Up Yours China! Australians reject Chinese imports

Australians are rejecting Chinese made goods with 80% of Aussies saying they would avoid buying products from the PRC.

In response to China’s economic bullying and COVID more are turning to Australian products to support industry and jobs.

Only 21% of Australians saying they’d be more likely to buy products made in China, a 9% points drop from 2019.

Australian consumers are more likely to buy goods manufactured in nearest neighbour New Zealand on 55% than any other foreign country.

Right behind New Zealand is the UK on 51% (down 4% points), USA on 47% (down 7% points), Japan on 46% (down 7% points) and Germany on 46% (down 7% points).

Michele Levine, CEO, Roy Morgan, says Australian-made goods enjoyed a surge in popularity during 2020 as international travel was cut-off while Chinese-made goods experienced the steepest decline in preference of any country:

“Unsurprisingly it is Chinese-made goods have fallen the most in preference and only 21% of Australians say they would be more likely to buy a product that is ‘made in China’ – down 9% points from 2019.

“In addition, a clear majority of 58% of Australians say they would be less likely to buy a product that is ‘made in China’ – up 15% points from 2019,” he said.

In response to Australian requests for an investigation into the origins of COVID-19 the Chinese Government has slapped tariffs and import restrictions on a range of Australian goods including wine, barley, lobsters, coal, timber, red meat and cotton.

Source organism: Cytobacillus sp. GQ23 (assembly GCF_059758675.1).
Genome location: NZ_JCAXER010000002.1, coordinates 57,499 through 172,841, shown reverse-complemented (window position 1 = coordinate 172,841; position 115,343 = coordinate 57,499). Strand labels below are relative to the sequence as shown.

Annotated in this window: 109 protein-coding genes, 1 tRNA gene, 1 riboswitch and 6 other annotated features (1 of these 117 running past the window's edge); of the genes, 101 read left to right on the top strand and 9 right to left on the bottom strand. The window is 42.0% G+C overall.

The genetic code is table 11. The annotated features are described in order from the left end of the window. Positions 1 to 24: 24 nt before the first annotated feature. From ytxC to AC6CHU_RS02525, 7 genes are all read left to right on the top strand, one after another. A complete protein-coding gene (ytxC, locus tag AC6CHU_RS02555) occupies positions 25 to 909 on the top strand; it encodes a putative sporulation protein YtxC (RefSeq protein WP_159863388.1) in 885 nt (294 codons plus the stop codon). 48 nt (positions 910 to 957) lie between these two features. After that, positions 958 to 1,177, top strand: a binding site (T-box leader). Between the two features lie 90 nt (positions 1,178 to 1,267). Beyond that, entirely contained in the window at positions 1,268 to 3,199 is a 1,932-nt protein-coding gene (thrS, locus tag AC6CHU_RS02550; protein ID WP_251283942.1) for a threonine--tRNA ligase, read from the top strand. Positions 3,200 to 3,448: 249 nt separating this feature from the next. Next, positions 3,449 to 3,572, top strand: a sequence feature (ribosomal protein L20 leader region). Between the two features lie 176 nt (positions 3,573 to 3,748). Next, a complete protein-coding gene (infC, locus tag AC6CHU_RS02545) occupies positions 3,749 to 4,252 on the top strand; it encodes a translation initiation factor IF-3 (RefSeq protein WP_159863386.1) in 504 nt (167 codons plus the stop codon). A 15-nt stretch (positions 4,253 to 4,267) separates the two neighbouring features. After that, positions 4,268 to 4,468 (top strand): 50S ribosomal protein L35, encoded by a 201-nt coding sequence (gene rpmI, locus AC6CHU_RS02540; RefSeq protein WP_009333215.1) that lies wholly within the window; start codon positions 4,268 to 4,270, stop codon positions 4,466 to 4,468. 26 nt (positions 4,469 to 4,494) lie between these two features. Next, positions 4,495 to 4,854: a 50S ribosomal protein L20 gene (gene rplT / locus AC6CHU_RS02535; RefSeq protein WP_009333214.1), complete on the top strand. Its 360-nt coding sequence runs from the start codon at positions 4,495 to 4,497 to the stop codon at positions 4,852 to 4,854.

However, Australia’s largest export to China – iron ore – has remain untouched by any restrictions and the price of the key commodity has surged to a record of around $260 AUD per tonne.

The surging price of iron ore, and other commodities such as copper, silver and agricultural products, has contributed to record Australian trade surpluses over the last year and supported growth in the Australian economy despite the pandemic.

“Although the preference for Australian-made goods is very high across all age groups it is Baby Boomer (96%) and Generation X (94%) who are even more likely to prefer Australian-made products than other generations.”

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